Single mothers ‘may struggle to afford food and heating when they retire’

The financial and career disadvantages faced by mothers has an enduring impact into later life, a Scottish Widows report warns.

Three-quarters (75%) of single mothers could struggle to afford basics such as food and heating when they retire, a report estimates.

Scottish Widows’ annual report said the “motherhood penalty” – the financial and career disadvantages faced by mothers – has an enduring impact into later life.

Deep-rooted structural inequalities cause women to earn less, work less and save less for retirement when they become parents.

This is exacerbated for single mothers, who are unable to share the burden of day-to-day costs and childcare provision with a partner, Scottish Widows said.

The report used YouGov research among more than 5,000 people across the UK in March and April this year.

It also used the Pension and Lifetime Savings Association’s (PLSA) “retirement living standards” to calculate the quality of lifestyle that people could achieve when they stop working.

More than half (51%) of single mothers struggle to find jobs in the first place, the research found. Nearly half (46%) of single mothers reduced their hours in order to manage childcare.

The report also found that half (50%) of fathers said they share childcare equally with their partner, while less than a third (31%) of mothers believe this to be true.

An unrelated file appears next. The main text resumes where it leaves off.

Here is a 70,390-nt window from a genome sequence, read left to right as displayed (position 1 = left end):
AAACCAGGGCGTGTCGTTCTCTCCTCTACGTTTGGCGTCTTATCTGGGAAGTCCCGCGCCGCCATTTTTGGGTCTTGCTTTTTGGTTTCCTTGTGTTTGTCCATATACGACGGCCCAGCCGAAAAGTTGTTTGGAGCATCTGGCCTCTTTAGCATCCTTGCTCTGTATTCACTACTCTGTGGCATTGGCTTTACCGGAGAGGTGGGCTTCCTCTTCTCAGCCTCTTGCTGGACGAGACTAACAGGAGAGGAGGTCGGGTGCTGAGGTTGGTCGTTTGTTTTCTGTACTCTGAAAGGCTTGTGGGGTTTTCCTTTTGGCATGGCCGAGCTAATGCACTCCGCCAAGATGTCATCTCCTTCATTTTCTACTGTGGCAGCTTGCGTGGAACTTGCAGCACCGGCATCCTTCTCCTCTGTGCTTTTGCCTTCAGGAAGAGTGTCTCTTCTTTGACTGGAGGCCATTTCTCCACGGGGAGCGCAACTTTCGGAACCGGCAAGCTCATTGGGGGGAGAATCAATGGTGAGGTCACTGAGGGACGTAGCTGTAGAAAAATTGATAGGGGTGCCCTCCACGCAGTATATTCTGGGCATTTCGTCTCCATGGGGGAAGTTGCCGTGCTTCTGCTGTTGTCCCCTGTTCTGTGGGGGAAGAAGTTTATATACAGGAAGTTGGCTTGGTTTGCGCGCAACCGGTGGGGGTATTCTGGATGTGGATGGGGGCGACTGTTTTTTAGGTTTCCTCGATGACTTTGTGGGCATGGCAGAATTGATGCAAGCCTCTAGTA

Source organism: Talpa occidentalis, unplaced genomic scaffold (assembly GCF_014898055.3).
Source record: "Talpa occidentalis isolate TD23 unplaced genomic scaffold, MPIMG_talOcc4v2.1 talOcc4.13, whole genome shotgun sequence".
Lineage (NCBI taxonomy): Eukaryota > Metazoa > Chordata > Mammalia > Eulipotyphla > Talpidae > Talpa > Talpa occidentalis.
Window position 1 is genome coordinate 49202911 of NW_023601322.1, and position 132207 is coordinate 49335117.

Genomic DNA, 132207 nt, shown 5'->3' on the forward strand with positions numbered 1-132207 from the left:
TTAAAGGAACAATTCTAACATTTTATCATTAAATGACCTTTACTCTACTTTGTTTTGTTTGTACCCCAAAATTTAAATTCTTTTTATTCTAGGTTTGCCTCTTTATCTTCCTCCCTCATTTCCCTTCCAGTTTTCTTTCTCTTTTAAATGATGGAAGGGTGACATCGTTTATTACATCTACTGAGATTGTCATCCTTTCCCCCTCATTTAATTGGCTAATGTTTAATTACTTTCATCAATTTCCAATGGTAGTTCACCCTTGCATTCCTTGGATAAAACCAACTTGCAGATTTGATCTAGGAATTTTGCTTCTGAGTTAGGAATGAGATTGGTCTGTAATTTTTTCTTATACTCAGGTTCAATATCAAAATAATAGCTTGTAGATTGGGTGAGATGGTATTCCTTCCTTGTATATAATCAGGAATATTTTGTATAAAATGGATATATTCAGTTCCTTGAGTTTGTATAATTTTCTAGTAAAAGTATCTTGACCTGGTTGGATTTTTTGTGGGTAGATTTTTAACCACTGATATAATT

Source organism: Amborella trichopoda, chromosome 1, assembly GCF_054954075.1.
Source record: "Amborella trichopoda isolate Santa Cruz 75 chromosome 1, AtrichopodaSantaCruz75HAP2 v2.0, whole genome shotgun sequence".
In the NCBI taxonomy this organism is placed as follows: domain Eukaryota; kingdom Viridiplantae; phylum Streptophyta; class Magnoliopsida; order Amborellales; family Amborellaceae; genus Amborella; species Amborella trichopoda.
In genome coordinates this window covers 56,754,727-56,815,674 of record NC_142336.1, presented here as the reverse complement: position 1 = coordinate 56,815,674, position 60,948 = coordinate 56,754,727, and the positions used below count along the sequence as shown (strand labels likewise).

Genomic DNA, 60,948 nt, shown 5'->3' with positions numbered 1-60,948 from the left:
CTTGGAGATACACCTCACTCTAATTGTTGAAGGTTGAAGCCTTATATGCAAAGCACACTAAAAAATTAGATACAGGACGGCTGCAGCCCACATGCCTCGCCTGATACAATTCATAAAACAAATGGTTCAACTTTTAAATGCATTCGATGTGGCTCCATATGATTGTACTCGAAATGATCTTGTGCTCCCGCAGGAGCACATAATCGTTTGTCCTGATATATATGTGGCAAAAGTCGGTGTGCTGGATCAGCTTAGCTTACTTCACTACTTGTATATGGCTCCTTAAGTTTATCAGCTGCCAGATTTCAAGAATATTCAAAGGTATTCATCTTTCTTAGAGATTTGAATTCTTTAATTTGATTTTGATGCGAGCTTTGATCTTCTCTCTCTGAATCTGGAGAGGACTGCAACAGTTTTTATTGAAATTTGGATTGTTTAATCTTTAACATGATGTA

And 37% of mothers said they had left jobs to look after their children, as had 18% of men.

The research also indicated that two-thirds (66%) of single women generally are not on track for a minimum lifestyle (which covers the basics with some discretionary income) in retirement. This is much higher than women who are married, in a civil partnership or co-habiting – of whom only 23% are not on track.

It is also higher than single men – 54% of whom are not on track – according to the report.

Jackie Leiper, managing director of Scottish Widows, said: “Despite how familiar we all are with the gender pension gap issue, the long-term impact on the day-to-day reality for women when they retire is less talked about.

“Understandably, single women affected by the motherhood penalty and the cost of solo parenting may be more focused on how to support their family today, but this report shows the struggle they could face by the time they become grandmothers.

“We must recognise the amount of childcare responsibility that falls on single mothers and their huge contribution to society, which means they should be protected by policies to limit the impact it has on their careers and pensions.

“The Government needs to prioritise affordable childcare to improve the retirement prospects for all mothers and single mothers in particular.”

Alesha De-Freitas, head of policy, advocacy and research at the Fawcett Society, said: “We need urgent childcare reform that prioritises accessibility and affordability for everyone, and this needs to work in tandem with an economy that delivers high quality flexible work.”

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